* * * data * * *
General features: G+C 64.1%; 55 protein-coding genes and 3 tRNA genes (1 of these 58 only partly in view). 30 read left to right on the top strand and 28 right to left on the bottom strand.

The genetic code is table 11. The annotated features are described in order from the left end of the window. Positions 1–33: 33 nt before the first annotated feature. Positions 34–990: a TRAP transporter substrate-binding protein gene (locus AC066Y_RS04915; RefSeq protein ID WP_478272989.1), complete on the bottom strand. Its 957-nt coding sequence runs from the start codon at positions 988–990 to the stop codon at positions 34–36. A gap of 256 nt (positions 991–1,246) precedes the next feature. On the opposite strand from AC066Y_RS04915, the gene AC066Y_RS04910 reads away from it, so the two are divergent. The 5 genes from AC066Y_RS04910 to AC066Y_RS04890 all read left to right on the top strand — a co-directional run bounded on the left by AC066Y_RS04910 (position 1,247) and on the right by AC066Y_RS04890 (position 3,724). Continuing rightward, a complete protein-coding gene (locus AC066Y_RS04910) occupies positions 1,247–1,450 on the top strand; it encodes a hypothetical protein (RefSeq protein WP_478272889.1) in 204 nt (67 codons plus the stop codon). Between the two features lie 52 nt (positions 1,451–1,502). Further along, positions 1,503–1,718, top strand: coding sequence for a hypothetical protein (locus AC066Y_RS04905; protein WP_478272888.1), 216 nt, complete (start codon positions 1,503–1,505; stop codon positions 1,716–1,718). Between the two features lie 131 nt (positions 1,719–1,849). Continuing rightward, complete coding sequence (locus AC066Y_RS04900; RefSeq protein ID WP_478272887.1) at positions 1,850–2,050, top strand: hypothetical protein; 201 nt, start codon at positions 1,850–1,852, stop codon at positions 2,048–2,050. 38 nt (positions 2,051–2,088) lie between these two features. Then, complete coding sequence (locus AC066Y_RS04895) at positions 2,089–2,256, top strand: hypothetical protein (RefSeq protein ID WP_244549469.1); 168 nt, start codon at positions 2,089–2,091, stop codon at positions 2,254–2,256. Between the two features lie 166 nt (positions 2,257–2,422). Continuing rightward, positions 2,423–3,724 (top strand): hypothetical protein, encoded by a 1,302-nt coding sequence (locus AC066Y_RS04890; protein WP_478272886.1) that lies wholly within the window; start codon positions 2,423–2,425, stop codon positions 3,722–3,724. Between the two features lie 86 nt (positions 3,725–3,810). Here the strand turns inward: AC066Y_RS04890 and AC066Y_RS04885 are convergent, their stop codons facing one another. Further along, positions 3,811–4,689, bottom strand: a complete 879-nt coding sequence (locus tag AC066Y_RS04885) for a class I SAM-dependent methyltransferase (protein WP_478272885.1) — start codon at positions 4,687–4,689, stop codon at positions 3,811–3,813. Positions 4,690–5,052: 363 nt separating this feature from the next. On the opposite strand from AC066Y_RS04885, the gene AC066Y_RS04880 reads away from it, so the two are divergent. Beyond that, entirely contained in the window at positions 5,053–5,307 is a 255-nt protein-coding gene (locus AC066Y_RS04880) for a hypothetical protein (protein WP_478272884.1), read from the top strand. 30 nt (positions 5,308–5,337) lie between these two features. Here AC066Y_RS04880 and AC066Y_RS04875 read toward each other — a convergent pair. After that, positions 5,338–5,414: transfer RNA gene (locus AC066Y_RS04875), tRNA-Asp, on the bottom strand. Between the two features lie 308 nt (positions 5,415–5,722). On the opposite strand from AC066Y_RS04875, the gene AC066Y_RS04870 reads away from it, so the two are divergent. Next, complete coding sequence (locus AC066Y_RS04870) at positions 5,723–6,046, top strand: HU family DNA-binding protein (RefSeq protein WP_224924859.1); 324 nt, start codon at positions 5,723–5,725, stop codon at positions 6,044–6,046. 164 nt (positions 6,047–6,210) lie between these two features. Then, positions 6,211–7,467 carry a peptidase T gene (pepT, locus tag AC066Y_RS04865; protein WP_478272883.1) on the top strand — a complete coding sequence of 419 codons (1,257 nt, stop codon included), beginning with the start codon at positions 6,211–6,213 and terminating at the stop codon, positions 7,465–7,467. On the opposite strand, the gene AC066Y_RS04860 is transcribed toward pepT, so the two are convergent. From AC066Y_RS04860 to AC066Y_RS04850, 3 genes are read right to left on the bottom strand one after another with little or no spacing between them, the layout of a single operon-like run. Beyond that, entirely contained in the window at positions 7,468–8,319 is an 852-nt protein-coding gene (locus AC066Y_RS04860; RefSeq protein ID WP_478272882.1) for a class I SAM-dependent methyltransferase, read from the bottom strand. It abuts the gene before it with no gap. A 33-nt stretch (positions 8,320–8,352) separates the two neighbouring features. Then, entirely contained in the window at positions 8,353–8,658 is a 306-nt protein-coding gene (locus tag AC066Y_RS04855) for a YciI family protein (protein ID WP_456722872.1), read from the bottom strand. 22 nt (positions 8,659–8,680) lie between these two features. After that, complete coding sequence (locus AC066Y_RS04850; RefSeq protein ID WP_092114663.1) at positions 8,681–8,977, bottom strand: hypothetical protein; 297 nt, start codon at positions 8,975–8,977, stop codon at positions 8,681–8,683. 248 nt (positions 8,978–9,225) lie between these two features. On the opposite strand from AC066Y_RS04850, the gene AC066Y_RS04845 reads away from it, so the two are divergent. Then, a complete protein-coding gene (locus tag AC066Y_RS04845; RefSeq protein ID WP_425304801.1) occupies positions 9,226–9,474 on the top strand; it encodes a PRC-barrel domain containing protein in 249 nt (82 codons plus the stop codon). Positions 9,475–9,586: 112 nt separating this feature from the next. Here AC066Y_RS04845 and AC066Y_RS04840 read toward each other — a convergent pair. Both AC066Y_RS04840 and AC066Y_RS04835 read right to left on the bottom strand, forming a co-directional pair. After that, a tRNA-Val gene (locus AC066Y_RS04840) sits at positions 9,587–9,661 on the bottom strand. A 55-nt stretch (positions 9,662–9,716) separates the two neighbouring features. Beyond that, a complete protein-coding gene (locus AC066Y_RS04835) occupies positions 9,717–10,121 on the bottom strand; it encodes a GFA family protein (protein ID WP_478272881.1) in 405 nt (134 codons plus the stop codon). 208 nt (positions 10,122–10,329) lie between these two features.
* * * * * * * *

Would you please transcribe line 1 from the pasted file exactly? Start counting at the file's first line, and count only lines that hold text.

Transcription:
General features: G+C 64.1%; 55 protein-coding genes and 3 tRNA genes (1 of these 58 only partly in view). 30 read left to right on the top strand and 28 right to left on the bottom strand.